The latest blog from Adam De Ville,  Resident Armchair Artist at The Beaney in Canterbury.

That’s it. My residency has come to an end, and what a journey it has been. I thought I knew the Beaney reasonably well before I started, but a number of doors have now opened that were previously hidden to me. Spending time with these artefacts has been invaluable. I think we have grown together. This wonderful, revealing, personal museum of stories and dreams has coloured my practice and imagination.

By exploring several artefacts as talismans of the imagination, I wanted to see if it was possible to sustain them through not only what we know of their origins but how we see them in our imagination, how the artefacts might reflect something of ourselves and their journey through time and different cultures. The act of sharing was central. The three installations I devised acted as platforms for exploring these ideas.

The artefacts I explored seem to come alive and speak in different ways to me and those visitors I met. It was this difference that fascinated me and the sharing and archiving of their responses. In a small way we have snapshots of a moment in time, a moment in the life of the artefact and our relationship to it which can realign its relevance and function. The Unidentified man sculpture was a film star, a ghost, a reminder of someone forgotten, a reflection of ourselves, a doorway to another moment in time. Birdsong at the Miniatures conjured an air of nostalgia, the macabre, an invitation to drift above the room and out into the attic of hidden dreams and beyond. For One Knight Only was special to me, very special…

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Visitors sat and listened to the recording of my hopes, dreams and general state in response to the hopes of the three Barons upon signing Magna Carta. The Earl of Winchester channelled a contemporary sentiment in the light of recent socio political events. The juxtaposition between the barons and the painting of the death of Thomas Moore, a lovely painting of Canterbury fields and the Cathedral, a microphone stand and the wide variety of visitors that passed through. This was personal for me because it was a chance to channel my feelings in a meaningful way.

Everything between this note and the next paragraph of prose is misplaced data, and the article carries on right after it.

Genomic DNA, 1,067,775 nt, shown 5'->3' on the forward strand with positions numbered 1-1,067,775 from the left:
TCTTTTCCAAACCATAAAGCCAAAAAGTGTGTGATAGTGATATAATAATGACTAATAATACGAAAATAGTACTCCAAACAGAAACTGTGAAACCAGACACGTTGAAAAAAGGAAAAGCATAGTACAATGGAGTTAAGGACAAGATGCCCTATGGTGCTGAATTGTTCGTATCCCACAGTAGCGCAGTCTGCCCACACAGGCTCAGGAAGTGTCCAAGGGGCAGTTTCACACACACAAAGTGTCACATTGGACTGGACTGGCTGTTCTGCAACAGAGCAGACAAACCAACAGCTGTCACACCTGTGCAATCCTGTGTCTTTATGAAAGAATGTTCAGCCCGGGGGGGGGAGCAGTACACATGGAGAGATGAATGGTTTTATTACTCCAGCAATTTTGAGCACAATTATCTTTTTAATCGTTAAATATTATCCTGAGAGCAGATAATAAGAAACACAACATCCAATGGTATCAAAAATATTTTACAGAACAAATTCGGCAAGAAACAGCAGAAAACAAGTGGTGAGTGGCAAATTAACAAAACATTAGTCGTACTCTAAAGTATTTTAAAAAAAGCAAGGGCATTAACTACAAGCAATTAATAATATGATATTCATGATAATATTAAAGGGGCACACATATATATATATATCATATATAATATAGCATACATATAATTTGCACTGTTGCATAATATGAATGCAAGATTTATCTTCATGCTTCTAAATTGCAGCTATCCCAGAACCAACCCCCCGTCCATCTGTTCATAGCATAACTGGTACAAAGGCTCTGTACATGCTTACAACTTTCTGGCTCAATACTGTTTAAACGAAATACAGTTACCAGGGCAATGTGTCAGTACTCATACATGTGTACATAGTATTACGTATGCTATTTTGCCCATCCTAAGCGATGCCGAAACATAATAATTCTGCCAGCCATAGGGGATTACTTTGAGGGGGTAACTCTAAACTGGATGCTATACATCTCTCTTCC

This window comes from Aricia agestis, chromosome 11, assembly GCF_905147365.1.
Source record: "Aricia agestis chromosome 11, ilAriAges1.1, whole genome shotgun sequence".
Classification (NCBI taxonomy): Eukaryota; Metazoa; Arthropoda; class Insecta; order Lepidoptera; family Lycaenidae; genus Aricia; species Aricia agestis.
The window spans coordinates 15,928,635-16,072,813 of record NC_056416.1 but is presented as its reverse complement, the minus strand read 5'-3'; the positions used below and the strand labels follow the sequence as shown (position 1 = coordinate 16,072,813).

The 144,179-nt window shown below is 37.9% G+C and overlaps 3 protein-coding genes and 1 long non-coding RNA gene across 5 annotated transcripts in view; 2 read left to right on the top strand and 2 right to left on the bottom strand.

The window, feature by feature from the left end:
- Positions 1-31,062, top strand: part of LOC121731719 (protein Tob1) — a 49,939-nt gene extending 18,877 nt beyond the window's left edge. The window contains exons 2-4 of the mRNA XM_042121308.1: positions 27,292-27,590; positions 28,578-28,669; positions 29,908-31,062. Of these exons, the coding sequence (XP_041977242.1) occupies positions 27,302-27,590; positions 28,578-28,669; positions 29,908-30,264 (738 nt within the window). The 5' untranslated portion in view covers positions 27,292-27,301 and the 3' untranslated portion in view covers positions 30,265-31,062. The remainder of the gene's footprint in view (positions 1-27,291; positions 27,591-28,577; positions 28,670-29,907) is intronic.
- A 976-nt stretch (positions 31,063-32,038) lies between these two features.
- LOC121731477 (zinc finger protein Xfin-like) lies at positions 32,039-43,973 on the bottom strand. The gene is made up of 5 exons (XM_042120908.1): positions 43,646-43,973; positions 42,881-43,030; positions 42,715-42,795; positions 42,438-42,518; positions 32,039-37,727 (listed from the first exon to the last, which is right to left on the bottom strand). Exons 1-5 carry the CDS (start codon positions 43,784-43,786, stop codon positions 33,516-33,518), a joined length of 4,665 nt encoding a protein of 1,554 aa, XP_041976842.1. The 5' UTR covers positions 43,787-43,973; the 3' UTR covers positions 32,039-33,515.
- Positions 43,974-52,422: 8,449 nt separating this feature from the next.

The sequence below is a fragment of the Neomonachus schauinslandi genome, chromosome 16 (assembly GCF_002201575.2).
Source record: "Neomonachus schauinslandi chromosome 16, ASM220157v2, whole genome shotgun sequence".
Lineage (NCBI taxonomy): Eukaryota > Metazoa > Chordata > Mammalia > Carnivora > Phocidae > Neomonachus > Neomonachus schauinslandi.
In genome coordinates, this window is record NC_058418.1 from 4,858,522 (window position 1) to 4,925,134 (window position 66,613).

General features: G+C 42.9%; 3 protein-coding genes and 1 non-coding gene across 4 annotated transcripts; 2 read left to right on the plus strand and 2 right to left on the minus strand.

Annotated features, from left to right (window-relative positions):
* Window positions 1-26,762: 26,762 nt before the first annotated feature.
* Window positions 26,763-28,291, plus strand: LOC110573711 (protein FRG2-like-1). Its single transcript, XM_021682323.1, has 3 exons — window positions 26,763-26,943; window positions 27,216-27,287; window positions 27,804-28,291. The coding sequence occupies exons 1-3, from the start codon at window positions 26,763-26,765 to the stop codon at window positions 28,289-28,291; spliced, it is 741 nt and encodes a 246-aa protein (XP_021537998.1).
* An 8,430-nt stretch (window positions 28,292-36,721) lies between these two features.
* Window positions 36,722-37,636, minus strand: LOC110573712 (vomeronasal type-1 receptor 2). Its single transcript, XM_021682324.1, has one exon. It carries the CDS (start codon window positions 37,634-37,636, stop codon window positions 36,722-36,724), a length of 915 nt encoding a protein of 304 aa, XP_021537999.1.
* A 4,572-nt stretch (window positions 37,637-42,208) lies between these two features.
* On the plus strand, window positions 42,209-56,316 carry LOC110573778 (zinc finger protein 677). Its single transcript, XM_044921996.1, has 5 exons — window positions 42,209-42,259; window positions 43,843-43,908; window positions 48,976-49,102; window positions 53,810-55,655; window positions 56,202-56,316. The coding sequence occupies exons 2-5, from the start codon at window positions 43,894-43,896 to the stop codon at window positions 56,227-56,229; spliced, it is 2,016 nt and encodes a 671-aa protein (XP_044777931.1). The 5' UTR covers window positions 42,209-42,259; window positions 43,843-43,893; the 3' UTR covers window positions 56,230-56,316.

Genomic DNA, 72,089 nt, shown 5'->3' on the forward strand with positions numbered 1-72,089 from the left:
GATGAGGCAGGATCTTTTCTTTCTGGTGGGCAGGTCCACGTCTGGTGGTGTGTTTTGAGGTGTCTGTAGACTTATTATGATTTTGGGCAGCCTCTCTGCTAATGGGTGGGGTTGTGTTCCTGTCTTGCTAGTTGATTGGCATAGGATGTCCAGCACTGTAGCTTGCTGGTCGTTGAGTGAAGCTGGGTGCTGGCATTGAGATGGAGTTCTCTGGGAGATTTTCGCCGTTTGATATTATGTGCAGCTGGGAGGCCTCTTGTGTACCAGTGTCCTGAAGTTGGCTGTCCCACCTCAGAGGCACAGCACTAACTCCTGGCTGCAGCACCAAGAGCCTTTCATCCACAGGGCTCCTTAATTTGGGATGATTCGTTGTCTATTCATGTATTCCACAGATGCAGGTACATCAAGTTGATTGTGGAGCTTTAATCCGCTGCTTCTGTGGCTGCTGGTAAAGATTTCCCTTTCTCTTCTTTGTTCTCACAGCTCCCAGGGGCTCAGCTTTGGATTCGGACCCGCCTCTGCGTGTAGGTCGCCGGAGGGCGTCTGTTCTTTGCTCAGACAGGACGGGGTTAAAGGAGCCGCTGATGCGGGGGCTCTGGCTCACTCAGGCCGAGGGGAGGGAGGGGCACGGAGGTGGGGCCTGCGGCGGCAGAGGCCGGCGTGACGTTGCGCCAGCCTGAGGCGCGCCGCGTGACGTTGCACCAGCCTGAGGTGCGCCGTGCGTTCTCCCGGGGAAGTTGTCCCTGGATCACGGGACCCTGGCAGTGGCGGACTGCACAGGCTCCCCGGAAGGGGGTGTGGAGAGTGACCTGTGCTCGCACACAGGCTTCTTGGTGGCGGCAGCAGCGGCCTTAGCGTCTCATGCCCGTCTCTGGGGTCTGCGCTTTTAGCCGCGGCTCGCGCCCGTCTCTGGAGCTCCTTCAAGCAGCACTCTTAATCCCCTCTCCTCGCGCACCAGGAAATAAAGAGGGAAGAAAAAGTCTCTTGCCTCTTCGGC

Here’s a video extract: https://twitter.com/adam_leedeville/status/769527596682010624

And here’s another one: https://twitter.com/adam_leedeville/status/769526301929639936

As I walked through the two rooms containing the installations I over-heard visitors talking about what other artefacts reminded them of, a place, a time, a situation. It was catching on!

Working with inanimate objects has been a revelation, they have so much to say. It has helped me find new ways of storytelling, and reflecting something of our social disposition which will feed into my next projects. There’s a whole living museum here for us all to experience with open eyes and a willingness to let go. Drift, drift, drift away and never come back, except for a nice cup of tea and a custard cream.

Thank you everyone who I met and responded to the installations, thanks you crazy bunch of artefacts and of course thanks to Paul and all at the Beaney for welcoming me and letting me run around when the lights were turned off!

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